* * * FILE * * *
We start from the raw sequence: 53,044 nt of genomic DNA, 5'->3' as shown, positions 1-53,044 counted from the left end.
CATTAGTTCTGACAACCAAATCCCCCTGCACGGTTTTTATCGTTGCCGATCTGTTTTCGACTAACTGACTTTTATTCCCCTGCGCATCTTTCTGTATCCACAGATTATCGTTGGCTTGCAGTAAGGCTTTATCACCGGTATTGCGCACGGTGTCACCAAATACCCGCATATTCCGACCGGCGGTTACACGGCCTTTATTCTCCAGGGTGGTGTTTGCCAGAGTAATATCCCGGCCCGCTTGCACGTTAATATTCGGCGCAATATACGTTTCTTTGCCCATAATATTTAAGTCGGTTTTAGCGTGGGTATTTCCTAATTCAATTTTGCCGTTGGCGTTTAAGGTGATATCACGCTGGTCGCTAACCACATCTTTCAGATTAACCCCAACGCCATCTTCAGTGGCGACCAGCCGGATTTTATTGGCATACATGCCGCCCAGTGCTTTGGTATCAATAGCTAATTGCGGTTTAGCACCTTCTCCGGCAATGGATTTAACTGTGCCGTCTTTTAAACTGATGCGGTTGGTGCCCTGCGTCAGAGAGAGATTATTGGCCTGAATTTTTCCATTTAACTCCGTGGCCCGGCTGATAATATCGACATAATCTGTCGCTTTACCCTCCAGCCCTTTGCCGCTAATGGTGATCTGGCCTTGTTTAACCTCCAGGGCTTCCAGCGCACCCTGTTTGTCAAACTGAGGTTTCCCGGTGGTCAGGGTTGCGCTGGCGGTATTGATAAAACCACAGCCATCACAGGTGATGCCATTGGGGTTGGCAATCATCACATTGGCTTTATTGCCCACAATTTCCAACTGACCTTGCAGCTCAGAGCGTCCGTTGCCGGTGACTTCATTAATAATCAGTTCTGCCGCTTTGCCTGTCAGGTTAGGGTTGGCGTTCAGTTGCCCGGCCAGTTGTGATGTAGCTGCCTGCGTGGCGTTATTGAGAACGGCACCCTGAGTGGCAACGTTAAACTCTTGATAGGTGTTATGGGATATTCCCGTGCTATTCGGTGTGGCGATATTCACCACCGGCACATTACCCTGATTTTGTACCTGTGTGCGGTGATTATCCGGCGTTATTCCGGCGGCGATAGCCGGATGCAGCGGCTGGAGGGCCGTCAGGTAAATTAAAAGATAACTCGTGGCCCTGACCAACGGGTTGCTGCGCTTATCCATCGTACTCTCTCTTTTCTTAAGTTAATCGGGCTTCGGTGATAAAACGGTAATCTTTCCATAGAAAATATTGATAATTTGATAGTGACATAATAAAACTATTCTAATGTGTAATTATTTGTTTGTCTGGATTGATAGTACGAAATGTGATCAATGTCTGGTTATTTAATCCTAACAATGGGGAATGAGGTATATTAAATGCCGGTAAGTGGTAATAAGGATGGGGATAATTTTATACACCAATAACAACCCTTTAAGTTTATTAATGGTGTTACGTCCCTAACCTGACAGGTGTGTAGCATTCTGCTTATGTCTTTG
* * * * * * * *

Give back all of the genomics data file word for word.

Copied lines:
We start from the raw sequence: 53,044 nt of genomic DNA, 5'->3' as shown, positions 1-53,044 counted from the left end.
CATTAGTTCTGACAACCAAATCCCCCTGCACGGTTTTTATCGTTGCCGATCTGTTTTCGACTAACTGACTTTTATTCCCCTGCGCATCTTTCTGTATCCACAGATTATCGTTGGCTTGCAGTAAGGCTTTATCACCGGTATTGCGCACGGTGTCACCAAATACCCGCATATTCCGACCGGCGGTTACACGGCCTTTATTCTCCAGGGTGGTGTTTGCCAGAGTAATATCCCGGCCCGCTTGCACGTTAATATTCGGCGCAATATACGTTTCTTTGCCCATAATATTTAAGTCGGTTTTAGCGTGGGTATTTCCTAATTCAATTTTGCCGTTGGCGTTTAAGGTGATATCACGCTGGTCGCTAACCACATCTTTCAGATTAACCCCAACGCCATCTTCAGTGGCGACCAGCCGGATTTTATTGGCATACATGCCGCCCAGTGCTTTGGTATCAATAGCTAATTGCGGTTTAGCACCTTCTCCGGCAATGGATTTAACTGTGCCGTCTTTTAAACTGATGCGGTTGGTGCCCTGCGTCAGAGAGAGATTATTGGCCTGAATTTTTCCATTTAACTCCGTGGCCCGGCTGATAATATCGACATAATCTGTCGCTTTACCCTCCAGCCCTTTGCCGCTAATGGTGATCTGGCCTTGTTTAACCTCCAGGGCTTCCAGCGCACCCTGTTTGTCAAACTGAGGTTTCCCGGTGGTCAGGGTTGCGCTGGCGGTATTGATAAAACCACAGCCATCACAGGTGATGCCATTGGGGTTGGCAATCATCACATTGGCTTTATTGCCCACAATTTCCAACTGACCTTGCAGCTCAGAGCGTCCGTTGCCGGTGACTTCATTAATAATCAGTTCTGCCGCTTTGCCTGTCAGGTTAGGGTTGGCGTTCAGTTGCCCGGCCAGTTGTGATGTAGCTGCCTGCGTGGCGTTATTGAGAACGGCACCCTGAGTGGCAACGTTAAACTCTTGATAGGTGTTATGGGATATTCCCGTGCTATTCGGTGTGGCGATATTCACCACCGGCACATTACCCTGATTTTGTACCTGTGTGCGGTGATTATCCGGCGTTATTCCGGCGGCGATAGCCGGATGCAGCGGCTGGAGGGCCGTCAGGTAAATTAAAAGATAACTCGTGGCCCTGACCAACGGGTTGCTGCGCTTATCCATCGTACTCTCTCTTTTCTTAAGTTAATCGGGCTTCGGTGATAAAACGGTAATCTTTCCATAGAAAATATTGATAATTTGATAGTGACATAATAAAACTATTCTAATGTGTAATTATTTGTTTGTCTGGATTGATAGTACGAAATGTGATCAATGTCTGGTTATTTAATCCTAACAATGGGGAATGAGGTATATTAAATGCCGGTAAGTGGTAATAAGGATGGGGATAATTTTATACACCAATAACAACCCTTTAAGTTTATTAATGGTGTTACGTCCCTAACCTGACAGGTGTGTAGCATTCTGCTTATGTCTTTG